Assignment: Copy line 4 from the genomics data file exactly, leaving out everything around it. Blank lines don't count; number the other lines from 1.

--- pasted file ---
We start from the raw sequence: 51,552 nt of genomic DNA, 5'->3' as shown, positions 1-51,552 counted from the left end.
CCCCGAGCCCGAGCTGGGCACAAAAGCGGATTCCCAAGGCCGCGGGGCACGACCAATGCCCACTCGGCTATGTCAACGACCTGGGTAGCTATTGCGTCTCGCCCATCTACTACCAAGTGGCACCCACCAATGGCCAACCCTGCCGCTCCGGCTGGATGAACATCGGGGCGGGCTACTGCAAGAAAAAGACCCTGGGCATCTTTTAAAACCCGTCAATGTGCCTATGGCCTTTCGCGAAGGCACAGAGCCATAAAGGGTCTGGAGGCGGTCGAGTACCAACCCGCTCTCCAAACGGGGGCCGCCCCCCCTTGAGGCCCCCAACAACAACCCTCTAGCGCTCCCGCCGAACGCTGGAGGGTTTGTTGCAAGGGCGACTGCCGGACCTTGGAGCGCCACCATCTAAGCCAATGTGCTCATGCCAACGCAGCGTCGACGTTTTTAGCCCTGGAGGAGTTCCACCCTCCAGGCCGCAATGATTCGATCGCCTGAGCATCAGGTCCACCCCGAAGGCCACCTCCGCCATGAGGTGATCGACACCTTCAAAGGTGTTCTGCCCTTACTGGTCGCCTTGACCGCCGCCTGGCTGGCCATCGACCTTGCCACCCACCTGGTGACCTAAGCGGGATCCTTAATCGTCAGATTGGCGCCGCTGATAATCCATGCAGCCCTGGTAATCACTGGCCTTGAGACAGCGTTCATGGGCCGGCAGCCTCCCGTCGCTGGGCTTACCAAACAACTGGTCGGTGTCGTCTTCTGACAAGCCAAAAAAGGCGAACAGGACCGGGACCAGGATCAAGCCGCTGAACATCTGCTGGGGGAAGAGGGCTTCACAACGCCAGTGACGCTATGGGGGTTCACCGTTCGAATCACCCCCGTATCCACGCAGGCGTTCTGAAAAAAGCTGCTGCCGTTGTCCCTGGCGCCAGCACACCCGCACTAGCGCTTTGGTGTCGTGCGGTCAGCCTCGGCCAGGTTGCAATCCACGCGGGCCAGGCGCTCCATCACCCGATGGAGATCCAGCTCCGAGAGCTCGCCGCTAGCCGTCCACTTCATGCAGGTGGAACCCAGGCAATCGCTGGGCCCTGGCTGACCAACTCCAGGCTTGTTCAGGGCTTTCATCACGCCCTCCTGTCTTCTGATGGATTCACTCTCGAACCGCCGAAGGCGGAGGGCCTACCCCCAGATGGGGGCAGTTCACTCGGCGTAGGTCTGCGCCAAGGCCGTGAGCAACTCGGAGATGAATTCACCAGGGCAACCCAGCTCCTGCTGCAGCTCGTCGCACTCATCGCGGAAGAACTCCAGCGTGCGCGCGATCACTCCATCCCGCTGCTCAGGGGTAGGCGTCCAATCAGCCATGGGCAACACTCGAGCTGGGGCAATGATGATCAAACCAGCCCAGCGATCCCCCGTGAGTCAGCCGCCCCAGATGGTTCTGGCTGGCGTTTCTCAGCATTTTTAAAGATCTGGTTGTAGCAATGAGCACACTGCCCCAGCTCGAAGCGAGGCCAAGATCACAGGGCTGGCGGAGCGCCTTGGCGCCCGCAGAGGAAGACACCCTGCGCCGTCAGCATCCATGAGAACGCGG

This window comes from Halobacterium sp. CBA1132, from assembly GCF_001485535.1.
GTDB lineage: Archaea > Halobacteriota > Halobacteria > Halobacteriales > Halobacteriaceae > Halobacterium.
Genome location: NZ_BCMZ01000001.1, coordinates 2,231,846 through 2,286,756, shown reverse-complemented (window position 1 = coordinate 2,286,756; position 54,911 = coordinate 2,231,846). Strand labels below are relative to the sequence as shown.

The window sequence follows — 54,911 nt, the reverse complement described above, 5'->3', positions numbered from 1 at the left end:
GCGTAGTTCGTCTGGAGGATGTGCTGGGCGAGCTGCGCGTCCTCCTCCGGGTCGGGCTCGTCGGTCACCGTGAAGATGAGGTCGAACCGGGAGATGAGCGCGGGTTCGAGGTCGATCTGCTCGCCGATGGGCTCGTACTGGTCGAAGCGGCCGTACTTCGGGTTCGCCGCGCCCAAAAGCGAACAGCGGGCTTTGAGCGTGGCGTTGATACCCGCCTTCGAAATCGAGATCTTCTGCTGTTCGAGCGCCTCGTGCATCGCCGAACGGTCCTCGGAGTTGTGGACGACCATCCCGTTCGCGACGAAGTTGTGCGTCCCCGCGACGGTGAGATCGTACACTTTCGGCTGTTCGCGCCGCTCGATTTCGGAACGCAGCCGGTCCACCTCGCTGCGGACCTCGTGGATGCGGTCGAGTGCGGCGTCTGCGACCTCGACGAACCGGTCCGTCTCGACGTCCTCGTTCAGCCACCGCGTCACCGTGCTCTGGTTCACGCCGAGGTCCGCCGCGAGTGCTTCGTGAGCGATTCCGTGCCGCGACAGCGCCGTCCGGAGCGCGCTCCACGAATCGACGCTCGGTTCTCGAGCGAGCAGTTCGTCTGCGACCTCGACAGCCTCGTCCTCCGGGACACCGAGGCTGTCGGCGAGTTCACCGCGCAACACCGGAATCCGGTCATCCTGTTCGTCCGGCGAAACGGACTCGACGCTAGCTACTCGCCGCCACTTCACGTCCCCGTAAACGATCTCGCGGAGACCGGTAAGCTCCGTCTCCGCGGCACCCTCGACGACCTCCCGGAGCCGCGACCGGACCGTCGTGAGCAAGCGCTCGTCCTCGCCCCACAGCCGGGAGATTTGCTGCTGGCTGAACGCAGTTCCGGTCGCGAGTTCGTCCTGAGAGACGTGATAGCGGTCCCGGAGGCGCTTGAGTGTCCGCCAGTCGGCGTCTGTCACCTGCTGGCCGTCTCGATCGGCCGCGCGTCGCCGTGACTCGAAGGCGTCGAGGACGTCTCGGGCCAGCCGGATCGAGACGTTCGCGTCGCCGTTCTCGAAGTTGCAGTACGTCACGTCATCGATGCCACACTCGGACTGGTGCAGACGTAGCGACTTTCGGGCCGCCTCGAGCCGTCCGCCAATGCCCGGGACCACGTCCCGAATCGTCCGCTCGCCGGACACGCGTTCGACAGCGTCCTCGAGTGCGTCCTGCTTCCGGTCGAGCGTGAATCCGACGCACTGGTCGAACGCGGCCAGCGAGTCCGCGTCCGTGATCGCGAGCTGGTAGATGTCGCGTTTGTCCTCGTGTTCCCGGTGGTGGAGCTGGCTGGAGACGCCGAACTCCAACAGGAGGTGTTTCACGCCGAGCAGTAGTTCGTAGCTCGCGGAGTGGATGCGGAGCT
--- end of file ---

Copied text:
GTDB lineage: Archaea > Halobacteriota > Halobacteria > Halobacteriales > Halobacteriaceae > Halobacterium.